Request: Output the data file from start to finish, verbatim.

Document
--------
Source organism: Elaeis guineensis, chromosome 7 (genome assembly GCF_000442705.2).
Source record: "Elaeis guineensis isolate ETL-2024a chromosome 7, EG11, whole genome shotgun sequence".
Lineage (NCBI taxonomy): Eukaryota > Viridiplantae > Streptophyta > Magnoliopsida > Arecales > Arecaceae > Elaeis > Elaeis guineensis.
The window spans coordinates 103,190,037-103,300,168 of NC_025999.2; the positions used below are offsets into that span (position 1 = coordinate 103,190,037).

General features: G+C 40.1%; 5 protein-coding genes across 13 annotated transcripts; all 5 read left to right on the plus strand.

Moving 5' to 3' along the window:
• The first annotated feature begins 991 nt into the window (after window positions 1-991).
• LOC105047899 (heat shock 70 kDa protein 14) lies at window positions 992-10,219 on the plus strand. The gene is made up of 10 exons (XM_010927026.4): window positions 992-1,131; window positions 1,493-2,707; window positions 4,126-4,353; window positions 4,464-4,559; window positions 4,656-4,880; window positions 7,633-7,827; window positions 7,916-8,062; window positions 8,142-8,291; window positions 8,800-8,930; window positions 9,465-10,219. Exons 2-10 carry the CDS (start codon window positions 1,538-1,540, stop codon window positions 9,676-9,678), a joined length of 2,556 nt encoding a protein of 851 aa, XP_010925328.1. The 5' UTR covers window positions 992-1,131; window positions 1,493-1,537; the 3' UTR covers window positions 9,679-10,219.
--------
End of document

Source organism: Elaeis guineensis, chromosome 7 (genome assembly GCF_000442705.2).
Source record: "Elaeis guineensis isolate ETL-2024a chromosome 7, EG11, whole genome shotgun sequence".
Lineage (NCBI taxonomy): Eukaryota > Viridiplantae > Streptophyta > Magnoliopsida > Arecales > Arecaceae > Elaeis > Elaeis guineensis.
The window spans coordinates 103,190,037-103,300,168 of NC_025999.2; the positions used below are offsets into that span (position 1 = coordinate 103,190,037).

General features: G+C 40.1%; 5 protein-coding genes across 13 annotated transcripts; all 5 read left to right on the plus strand.

Moving 5' to 3' along the window:
• The first annotated feature begins 991 nt into the window (after window positions 1-991).
• LOC105047899 (heat shock 70 kDa protein 14) lies at window positions 992-10,219 on the plus strand. The gene is made up of 10 exons (XM_010927026.4): window positions 992-1,131; window positions 1,493-2,707; window positions 4,126-4,353; window positions 4,464-4,559; window positions 4,656-4,880; window positions 7,633-7,827; window positions 7,916-8,062; window positions 8,142-8,291; window positions 8,800-8,930; window positions 9,465-10,219. Exons 2-10 carry the CDS (start codon window positions 1,538-1,540, stop codon window positions 9,676-9,678), a joined length of 2,556 nt encoding a protein of 851 aa, XP_010925328.1. The 5' UTR covers window positions 992-1,131; window positions 1,493-1,537; the 3' UTR covers window positions 9,679-10,219.